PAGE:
We know what you’re thinking: Valentine’s Day is a commercial holiday. It’s forced. It’s too much pressure. But if you’re dating this month, you’ll probably wind up roaming the aisles for a gift to give your date on February 14th. And, “like it or not, Valentine’s Day becomes a test in which you have to show you’ve been paying attention to the other person’s taste,” says Christine Silvestri, founder of Urban Shopping Adventures, which gives tours of LA’s shopping districts.
But choosing the right gift can be quite a challenge: Too many frazzled sweethearts reach into the Valentine’s void for gift ideas and come up with something that’s just plain wrong. To help you avoid joining their ranks, we present the 10 worst presents possible — and what to give your sweetie instead.
1. Ye olde bouquet of red roses and baby’s breath What’s wrong with it: Yes, you went out and got something nice and romantic. Unfortunately, certain types of flowers are the equivalent of a shrug because they are so predictable and clichéd... and the rose bouquet falls into this category quite neatly. Says Kristin, 40, of Lake Geneva, WI, “I was dating a guy who said he adored all my quirks and my adventurous spirit. Then he turned around and gave me a big bunch of roses with the lacy white stuff for Valentine’s. It was embarrassing, because I’m so not the kind of woman you give that to! It made me feel as if he didn’t really know me or get what I was all about.”
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Indeed, Frank Leusner, manager of Delphinium Home, a popular gift shop in New York City, says this of the classic red and white bouquet: “There’s absolutely no thought behind it. It’s a copout because it’s just so expected.” Obviously, a gift that says “I’ve never paid attention to your tastes” or “This would also work well on a tombstone” is not a Valentine’s Day message worth sending. Or, consider the way Brittney Cason, relationship advisor for Elevate magazine in Charlotte, NC, puts it: “A gift should never make a woman wonder if you picked it out at the pharmacy while waiting to get a prescription filled on the way over.”
A simple solution: Ask one of your more florally-inclined friends to name a cool-looking bloom (think calla lily, parrot tulip, Gerbera daisy) and then buy three dozen of those. Or order up a monochromatic bouquet of various blooms in your honey’s favorite color — arrangements look especially striking when the flowers are all one shade.
2. A box of assorted chocolates What’s wrong with it: “Taking candy from guys you know on Valentine’s Day is the only thing more risky than taking candy from strangers,” says Amy Borkowsky, author of Statements: True Tales of Life, Love, and Credit Card Bills. Let’s face it — not all chocolates are created equal. And while a variety pack of sweets shows that you’re trying to cover the bases, the dark (or milk or white) secret is that some of these morsels will be, well, icky. Do the math: Out of every box of 15 assorted chocolates, a woman will probably have three or so favorites. And there’s all that crazy, frou-frou wrapping as part of the picture — enough satin and ribbon to fashion a child’s “princess bride” Halloween costume. So what would you rather get? Three chocolates you want and 21 you don’t — along with a lot of excess red metallic cardboard? Or a small box of something you actually like?
A simple solution: This is where a hefty dose of your sweetie’s favorite sweet can come in handy. “Get creative with your packaging or give it as a gift within a gift — who wouldn’t like that?!” says Silvestri. “If you’re dating a Reese’s peanut butter cup gal, she’d rather have a bag of those in a nice hand-painted bowl or wrapped in a soft scarf than a lifetime supply of random chocolates in a heart-shaped box.”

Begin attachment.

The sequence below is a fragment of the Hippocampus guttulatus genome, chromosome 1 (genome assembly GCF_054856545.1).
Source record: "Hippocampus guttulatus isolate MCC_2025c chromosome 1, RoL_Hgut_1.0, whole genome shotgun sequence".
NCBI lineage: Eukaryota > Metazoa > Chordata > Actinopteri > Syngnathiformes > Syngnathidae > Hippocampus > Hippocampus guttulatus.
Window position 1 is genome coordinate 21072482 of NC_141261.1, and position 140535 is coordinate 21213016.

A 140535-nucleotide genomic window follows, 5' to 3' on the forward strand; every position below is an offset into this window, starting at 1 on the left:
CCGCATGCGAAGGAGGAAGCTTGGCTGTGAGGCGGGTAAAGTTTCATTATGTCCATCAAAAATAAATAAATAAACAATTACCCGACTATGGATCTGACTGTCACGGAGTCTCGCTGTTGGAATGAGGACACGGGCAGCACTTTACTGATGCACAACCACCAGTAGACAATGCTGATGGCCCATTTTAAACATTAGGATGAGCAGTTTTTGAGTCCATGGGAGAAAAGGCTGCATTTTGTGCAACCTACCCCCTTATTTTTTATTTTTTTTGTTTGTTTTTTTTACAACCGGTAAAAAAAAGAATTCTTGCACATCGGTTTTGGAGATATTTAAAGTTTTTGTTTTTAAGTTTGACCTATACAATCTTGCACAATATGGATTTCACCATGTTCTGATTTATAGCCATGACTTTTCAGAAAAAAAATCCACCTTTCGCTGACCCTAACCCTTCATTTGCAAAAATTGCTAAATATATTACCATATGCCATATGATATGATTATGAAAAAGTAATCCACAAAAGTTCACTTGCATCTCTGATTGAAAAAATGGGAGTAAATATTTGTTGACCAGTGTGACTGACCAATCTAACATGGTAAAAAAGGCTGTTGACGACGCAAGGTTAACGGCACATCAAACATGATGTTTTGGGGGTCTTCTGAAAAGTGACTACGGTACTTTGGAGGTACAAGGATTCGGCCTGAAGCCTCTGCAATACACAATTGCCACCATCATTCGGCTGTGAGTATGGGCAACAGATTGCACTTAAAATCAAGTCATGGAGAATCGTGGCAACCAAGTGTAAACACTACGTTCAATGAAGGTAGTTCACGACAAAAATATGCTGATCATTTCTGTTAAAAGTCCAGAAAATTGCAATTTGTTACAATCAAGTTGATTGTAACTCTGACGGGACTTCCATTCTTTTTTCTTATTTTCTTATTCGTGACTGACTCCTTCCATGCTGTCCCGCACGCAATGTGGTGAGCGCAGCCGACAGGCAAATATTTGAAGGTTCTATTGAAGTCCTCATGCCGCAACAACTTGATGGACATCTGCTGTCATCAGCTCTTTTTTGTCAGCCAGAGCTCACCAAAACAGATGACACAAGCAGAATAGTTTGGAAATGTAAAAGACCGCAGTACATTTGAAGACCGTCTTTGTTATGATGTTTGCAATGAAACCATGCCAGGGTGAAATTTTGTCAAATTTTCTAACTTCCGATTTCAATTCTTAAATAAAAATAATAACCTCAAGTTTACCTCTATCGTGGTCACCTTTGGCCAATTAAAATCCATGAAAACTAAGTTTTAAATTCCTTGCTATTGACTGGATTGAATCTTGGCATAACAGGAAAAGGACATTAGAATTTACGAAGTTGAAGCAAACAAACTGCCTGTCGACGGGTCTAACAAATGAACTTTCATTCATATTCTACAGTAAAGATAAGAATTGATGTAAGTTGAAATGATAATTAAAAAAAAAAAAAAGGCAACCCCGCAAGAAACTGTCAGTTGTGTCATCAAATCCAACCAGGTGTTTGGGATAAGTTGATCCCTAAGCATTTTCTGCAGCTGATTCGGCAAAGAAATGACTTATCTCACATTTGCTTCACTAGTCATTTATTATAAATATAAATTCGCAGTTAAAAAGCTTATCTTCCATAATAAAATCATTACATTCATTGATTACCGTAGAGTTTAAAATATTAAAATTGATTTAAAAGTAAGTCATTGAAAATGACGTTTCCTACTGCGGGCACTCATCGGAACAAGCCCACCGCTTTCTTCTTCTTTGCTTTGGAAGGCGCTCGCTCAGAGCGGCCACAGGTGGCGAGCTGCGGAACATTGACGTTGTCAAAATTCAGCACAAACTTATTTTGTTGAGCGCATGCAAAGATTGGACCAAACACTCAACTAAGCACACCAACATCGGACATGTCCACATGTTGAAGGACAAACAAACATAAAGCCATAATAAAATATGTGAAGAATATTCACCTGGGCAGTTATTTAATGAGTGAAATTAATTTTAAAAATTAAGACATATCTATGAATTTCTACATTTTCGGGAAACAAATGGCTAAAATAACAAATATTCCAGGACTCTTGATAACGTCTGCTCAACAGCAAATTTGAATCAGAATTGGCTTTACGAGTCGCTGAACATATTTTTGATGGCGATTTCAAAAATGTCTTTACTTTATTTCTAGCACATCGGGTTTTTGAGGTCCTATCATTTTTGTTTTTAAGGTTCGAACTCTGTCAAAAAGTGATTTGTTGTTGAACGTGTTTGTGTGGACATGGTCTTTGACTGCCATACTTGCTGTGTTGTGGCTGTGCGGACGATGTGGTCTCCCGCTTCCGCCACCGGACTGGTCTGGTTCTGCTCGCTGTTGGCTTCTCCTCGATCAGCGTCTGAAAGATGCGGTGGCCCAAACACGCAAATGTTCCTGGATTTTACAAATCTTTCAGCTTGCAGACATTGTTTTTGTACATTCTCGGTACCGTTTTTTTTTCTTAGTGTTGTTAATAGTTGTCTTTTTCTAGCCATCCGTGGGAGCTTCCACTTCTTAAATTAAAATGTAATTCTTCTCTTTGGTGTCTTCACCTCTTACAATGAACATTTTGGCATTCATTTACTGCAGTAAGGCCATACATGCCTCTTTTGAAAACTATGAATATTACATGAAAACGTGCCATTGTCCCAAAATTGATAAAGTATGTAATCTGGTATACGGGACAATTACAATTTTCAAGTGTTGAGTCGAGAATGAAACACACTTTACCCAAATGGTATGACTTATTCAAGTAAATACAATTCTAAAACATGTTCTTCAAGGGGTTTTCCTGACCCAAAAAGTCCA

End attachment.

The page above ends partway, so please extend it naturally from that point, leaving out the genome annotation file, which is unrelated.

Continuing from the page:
3. Jewelry in a ring-sized box What’s wrong with it: In truth, most women love something glittery. But the biggest jewelry mistake a man can make is anything in a ring-size box — be it earrings, a pendant, or a 1 oz. tube of saffron — that’s not, in fact, an engagement ring. Women know there are five key probable proposal days (namely, Thanksgiving, Christmas, New Year’s, Valentine’s, and her birthday), so giving her false hope on one of them is cruel. “When a girl sees that box, she’s either going to freak out because she’s not ready or hope that it is the ring and then be disappointed, so it’s lose-lose,” says Cason.
A simple solution: Even if you do get her, say, pink sapphire earrings — which we’re sure she’ll love — wrap them in a shirt box just so she doesn’t get the wrong idea.
4. Something girlie and decorative like a sachet, a candle holder, a silver wishing stone… What’s wrong with it: We’re talking about things like rhinestone-studded soap dishes, elaborate aromatherapy dispensing devices, and other stuff people would never buy for themselves. “Anything red and pink and cutesy often winds up being kind of cheap and useless when you look at it on February 15th — the luster is gone,” says Borkowsky. “And any solid red trinket risks saying, ‘I love you — just enough to get you Christmas stuff at 75 percent off.’” Recalls Adrienne, 35, of Cincinnati, “My boyfriend tends to get me things like little heart-shaped pink velvet pincushions or a wreath of red satin hearts for Valentine’s Day, because he thinks that’s in keeping with the theme of the day. I wish I could tell him to stop wasting his money this way. I never use that stuff!” So before plunking down your dough, ask yourself, “Do I see this gift bringing my date pleasure and enjoyment... or do I see it winding up in his or her guest room?” The answer ought to make your purchase decision very clear.